The dust — and there was plenty of it — hadn’t even settled on last year’s inaugural dirt-track race at Bristol Motor Speedway when the announcement came that the format would return for 2022. Track officials interjected the news on the public-address system during the Stage 2 intermission.
One year later, that second edition has arrived with teams set to load in before Sunday’s Food City Dirt Race (7 p.m. ET, FOX, PRN, SiriusXM). Teams learned plenty about the nuances of racing Cup Series cars on a packed dirt surface in the first go-around, but the amount of uncertainty remains high for the second running — especially with the new Next Gen car primed for its unpaved debut.
“I had fun last year,” said Joey Logano, who has good reason to say so since he won the inaugural Bristol Dirt Race. “You just kind of have to go with it. There‘s still a lot of unknowns. We might know a little bit more than we did last year, but you have a whole new car now and there are areas I still want to be better at. That‘s why I‘m running the Truck race, so I don‘t know. We‘ll just kind of get up there and go racing like we do every other week.”
As new a concept as mud-slinging a stock car is, Cup Series drivers have sought out ways to sharpen their dirt skills, and the entry list of Saturday’s Camping World Truck Series race (8 p.m. ET, FS1, MRN, SiriusXM) is dotted with their names. Team DGR will field trucks for Logano and fellow Cup Series regular Harrison Burton, and Chase Elliott (Spire Motorsports) and Austin Dillon (Young’s Motorsports) also plan to participate.
Reigning Cup Series champ and dirt aficionado Kyle Larson isn’t on that list, but he has already tried his hand at Bristol’s surface this year. He won a qualifying heat and had a best main-event finish of fourth in two nights of Late Model competition at the Karl Kustoms Bristol Dirt Nationals on April 1-2.
“The entries of the corners seem to be a little more sweeping, so a lot easier to run wide open in the late model,” Larson said last weekend at Martinsville Speedway. “So I don’t know if that’s good or bad or what it means for the racing, I felt like the track needs some character, some bumps and stuff, but natural kind of bumps. But I think they’ve learned a lot with track prep and things. And I felt like the track was really close to being really good, the two nights I was there. So, excited to get the cars on there.”
Truck Series regular Stewart Friesen, an avid dirt-track racer, shook down the Next Gen P3 test car last week at Bristol as NASCAR officials tried multiple configurations — grille openings, windshield settings and diffuser adjustments among them — to dial the car in. This followed an initial dirt-track test for the car Dec. 10 at Lancaster Motor Speedway in South Carolina.
Another change in place for the 2022 edition is a shift to a nighttime event. The inaugural, which was pushed to a Monday start because of race-day rain and flooding, was run during sunny, daytime conditions. The shift is expected to help keep the track from drying out and stirring dust, aiding visibility for drivers and fans alike.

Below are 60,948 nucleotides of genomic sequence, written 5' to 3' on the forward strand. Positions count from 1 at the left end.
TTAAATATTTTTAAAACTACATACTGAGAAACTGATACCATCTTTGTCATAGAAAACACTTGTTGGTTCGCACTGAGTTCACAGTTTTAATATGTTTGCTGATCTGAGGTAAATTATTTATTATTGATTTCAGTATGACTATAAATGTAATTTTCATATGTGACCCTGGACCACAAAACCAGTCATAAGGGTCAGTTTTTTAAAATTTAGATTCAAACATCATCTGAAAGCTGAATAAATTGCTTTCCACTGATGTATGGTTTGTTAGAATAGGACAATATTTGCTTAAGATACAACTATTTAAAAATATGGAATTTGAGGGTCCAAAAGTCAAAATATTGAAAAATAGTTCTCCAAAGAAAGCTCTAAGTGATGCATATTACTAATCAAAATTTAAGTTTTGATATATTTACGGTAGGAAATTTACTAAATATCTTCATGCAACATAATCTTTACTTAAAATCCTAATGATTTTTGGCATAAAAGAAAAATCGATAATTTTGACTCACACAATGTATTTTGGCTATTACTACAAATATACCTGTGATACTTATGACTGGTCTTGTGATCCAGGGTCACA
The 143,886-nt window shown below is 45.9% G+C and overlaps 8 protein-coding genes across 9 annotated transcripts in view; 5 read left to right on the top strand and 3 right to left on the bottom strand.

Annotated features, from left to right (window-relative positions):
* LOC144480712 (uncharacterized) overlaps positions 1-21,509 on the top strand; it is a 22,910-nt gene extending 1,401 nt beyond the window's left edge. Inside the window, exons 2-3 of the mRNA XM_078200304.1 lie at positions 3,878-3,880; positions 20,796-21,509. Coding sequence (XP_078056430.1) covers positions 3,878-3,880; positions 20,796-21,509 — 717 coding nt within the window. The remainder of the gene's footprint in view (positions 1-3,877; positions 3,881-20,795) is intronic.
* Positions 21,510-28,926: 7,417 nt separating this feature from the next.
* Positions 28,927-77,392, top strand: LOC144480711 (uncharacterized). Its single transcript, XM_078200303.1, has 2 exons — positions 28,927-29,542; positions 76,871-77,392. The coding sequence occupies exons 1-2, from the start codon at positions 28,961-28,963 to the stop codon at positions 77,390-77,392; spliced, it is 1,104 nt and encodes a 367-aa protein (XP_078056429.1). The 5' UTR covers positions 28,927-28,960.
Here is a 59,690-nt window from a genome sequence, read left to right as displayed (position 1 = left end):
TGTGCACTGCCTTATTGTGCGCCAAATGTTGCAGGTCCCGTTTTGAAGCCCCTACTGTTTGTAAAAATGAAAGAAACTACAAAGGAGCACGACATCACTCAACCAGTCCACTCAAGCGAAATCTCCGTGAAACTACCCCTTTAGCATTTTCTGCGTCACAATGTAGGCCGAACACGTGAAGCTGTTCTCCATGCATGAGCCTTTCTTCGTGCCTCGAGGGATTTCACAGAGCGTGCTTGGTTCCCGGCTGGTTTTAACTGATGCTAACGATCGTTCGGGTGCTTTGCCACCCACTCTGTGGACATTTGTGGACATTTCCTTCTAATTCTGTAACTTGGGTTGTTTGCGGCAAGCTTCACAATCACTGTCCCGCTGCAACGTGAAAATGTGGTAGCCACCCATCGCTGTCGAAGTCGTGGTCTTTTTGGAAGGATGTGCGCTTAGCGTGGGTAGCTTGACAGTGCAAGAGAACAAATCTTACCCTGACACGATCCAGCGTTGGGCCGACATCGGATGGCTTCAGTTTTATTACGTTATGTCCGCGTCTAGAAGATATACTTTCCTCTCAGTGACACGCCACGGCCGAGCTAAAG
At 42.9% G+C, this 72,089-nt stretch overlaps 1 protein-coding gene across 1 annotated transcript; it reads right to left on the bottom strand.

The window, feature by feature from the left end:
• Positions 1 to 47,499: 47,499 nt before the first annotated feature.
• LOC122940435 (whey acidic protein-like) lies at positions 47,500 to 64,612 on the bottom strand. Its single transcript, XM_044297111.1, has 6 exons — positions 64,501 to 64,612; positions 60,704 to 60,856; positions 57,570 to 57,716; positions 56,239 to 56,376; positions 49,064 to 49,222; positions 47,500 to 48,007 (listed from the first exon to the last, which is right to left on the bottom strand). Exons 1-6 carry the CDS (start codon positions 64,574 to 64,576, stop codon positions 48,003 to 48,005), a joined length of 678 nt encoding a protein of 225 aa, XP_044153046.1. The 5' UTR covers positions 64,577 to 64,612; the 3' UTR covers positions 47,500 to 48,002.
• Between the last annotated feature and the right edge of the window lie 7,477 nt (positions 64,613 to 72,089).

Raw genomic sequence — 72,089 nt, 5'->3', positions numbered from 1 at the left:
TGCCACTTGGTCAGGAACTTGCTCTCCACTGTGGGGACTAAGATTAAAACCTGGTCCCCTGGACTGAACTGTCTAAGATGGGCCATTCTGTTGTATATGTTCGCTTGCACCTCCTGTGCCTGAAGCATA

Covering Bristol’s concrete surface with dirt is still a novelty for NASCAR, but it has origins that predate this recent revival. World of Outlaws sprint cars and Late Models competed on Bristol’s dirt from 2000-01, something that stuck with Tyler Reddick.
“As a dirt racer myself growing up, just the thought of having dirt Bristol back just in itself and having other dirt cars out there in itself was a really huge deal for me, because that’s something I never thought I’d see in my lifetime,” Reddick said. “Just only able to hear stories about it from the drivers who got to do it. So again, to be a part of it was really cool, but it is really, really important for it to be a good race. From my perspective being more of the dirt background, we don’t want to make dirt racing look like, you know … we don’t want to make the racing product look bad. It’s always been really good.”
Whether Bristol returns in its current form for 2023 is still undecided, but the race — just the second on dirt in the modern era for NASCAR’s top division — furthers the recent trend of the sanctioning body expanding its palate for new venues.
Last season’s adventurous schedule tackled dirt and a handful of new ovals and road circuits — Nashville Superspeedway, Road America and Indianapolis Motor Speedway’s road course among them. This year topped that cake with a kick-off Clash exhibition inside the Los Angeles Memorial Coliseum, a revamped Atlanta Motor Speedway, plus race dates to come in St. Louis and — for the Xfinity Series — an expansion to the Pacific Northwest in Portland, Oregon.
So far, there has been an appetite for the newness — paved or not.
“The fact that NASCAR is going to different things … we just ran the Clash. I thought that was crazy, but it was actually pretty good and really big for our sport,” Logano said. “What‘s next? We can race anywhere. We‘ve proven we can put on a great race and an entertaining race for the fans, and a competitive race for the competitors out there. I don‘t care where we go. Let‘s do it. I think it‘s great and if that‘s on dirt, fine. If it‘s at a local dirt track or Bristol, I don‘t care. I‘m gonna go race where they tell me to race and try to win and I think, honestly, it‘s been pretty good here the last few years of the unknowns.
“When we go to those new tracks — Road America, the place packs out. Go back to Nashville after not going there for 10 years or so, the place packs out. So there‘s something to that on bringing races to different markets that we haven‘t gone to and bringing the races to the fans, whether it‘s on whatever kind of track.”